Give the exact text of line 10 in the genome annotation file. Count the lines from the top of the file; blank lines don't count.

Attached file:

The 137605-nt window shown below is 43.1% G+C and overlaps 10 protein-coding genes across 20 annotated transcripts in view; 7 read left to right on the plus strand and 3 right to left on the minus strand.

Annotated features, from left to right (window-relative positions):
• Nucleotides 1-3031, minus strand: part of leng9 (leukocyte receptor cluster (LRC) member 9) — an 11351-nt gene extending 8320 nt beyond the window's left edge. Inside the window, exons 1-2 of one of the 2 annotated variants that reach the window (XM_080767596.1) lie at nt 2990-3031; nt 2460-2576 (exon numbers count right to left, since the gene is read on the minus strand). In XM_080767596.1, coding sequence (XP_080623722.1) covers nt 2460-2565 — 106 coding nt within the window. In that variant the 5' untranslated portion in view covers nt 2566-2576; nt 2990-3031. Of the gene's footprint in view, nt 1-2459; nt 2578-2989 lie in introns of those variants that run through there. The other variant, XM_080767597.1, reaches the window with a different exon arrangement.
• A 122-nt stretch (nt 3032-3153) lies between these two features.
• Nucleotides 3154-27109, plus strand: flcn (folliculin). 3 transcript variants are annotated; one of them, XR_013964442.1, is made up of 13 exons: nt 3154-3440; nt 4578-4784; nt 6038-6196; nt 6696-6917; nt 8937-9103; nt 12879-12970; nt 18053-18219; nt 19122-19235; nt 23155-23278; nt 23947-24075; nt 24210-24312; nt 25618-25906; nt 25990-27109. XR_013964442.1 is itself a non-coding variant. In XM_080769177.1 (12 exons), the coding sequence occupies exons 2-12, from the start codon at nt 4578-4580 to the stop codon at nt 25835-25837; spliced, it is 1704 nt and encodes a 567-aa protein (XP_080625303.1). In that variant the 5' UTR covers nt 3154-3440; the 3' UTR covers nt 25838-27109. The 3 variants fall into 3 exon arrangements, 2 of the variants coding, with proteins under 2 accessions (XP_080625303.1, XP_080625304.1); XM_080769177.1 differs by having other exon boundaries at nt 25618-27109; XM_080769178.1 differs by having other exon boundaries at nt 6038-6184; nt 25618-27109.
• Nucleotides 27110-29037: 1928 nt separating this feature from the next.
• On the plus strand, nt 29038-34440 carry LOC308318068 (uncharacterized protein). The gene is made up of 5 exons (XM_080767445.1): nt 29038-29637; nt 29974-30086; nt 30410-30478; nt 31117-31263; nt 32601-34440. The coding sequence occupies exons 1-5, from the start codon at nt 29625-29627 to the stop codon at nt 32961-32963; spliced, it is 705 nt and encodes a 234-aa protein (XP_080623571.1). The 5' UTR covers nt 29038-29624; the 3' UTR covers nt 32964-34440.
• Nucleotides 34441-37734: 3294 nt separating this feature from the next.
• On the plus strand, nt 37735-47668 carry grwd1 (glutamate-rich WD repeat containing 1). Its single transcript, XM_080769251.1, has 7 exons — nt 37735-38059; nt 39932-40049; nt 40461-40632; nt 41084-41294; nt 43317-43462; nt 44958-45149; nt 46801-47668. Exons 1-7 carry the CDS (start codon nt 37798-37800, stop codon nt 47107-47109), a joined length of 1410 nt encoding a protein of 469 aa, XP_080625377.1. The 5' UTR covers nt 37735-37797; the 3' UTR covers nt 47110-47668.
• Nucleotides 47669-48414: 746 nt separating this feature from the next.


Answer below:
• Nucleotides 47669-48414: 746 nt separating this feature from the next.